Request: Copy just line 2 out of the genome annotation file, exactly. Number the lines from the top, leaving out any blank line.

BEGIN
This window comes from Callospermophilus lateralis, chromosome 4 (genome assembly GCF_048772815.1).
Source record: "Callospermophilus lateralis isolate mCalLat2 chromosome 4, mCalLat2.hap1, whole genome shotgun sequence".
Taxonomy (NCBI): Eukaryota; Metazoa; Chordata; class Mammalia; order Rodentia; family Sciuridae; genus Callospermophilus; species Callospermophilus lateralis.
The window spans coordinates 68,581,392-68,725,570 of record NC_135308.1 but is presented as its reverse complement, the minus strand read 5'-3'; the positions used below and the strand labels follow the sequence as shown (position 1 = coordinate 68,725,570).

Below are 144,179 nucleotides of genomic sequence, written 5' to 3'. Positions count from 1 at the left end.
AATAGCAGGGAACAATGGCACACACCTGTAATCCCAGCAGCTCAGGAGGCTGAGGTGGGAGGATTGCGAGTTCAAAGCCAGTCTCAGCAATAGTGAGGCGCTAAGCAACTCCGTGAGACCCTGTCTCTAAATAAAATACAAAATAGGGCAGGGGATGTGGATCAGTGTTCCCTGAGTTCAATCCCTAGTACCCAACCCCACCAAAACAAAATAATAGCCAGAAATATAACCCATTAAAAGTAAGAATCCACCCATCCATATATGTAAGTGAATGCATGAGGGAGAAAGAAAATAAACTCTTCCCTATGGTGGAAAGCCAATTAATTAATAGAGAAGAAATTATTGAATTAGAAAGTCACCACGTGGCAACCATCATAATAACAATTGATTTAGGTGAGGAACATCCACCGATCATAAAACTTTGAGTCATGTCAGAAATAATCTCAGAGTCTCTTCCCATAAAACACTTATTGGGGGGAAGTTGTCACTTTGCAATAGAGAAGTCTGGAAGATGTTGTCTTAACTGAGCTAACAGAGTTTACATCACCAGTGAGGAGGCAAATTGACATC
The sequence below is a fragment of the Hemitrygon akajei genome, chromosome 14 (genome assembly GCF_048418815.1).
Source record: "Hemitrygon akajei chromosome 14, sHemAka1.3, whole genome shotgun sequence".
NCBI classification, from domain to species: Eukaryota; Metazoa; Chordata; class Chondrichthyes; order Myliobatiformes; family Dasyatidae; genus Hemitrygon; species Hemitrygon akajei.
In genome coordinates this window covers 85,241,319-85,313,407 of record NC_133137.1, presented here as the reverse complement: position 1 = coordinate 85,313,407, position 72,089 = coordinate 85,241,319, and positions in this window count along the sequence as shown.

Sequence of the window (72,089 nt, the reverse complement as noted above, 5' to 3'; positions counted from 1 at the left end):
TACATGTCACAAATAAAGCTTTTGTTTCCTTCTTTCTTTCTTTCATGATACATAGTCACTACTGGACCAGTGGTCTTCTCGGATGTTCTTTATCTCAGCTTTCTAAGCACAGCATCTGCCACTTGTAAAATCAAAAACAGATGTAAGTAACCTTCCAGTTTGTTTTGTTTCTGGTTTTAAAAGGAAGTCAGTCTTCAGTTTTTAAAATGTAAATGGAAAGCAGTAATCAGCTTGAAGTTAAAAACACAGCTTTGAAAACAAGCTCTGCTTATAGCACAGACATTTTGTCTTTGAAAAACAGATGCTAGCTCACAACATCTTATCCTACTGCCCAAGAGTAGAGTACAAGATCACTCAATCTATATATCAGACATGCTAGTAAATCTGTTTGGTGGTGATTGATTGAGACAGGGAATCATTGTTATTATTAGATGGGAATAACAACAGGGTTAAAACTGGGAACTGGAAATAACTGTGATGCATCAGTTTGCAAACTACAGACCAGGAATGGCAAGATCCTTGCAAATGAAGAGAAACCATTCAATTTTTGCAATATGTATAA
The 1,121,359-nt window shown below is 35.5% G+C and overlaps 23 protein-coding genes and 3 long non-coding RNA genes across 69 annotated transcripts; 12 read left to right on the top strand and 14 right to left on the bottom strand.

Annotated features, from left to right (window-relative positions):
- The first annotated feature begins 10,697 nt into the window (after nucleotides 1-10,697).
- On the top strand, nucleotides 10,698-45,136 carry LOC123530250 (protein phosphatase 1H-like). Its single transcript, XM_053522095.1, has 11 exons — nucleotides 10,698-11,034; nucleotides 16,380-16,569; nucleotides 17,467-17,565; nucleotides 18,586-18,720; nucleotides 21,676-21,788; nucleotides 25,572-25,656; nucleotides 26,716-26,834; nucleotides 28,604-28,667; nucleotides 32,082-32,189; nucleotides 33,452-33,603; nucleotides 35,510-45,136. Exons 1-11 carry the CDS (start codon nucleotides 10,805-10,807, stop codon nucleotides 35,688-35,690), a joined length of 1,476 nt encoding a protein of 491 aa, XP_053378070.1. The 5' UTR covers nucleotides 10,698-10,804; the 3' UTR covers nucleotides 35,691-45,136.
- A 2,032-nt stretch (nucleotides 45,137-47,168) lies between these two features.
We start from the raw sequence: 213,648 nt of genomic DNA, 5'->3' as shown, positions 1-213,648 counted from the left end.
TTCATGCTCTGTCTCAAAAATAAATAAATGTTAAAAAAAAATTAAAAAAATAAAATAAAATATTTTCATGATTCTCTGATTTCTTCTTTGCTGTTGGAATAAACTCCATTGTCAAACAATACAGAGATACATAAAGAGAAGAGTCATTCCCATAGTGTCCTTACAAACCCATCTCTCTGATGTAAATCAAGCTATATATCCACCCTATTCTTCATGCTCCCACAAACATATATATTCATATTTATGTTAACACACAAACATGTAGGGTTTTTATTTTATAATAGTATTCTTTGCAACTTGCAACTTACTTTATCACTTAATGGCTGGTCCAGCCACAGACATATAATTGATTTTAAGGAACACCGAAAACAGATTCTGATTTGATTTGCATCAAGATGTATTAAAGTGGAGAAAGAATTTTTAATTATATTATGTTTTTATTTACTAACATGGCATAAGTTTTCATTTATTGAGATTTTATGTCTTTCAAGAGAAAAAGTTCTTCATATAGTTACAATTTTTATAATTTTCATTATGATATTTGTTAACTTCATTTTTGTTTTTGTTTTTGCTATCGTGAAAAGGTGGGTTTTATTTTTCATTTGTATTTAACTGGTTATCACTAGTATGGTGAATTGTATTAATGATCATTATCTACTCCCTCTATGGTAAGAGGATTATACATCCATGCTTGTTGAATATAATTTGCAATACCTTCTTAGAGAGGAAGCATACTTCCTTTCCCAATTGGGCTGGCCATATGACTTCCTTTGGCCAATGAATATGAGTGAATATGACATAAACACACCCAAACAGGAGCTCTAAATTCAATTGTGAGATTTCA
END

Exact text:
Source record: "Callospermophilus lateralis isolate mCalLat2 chromosome 4, mCalLat2.hap1, whole genome shotgun sequence".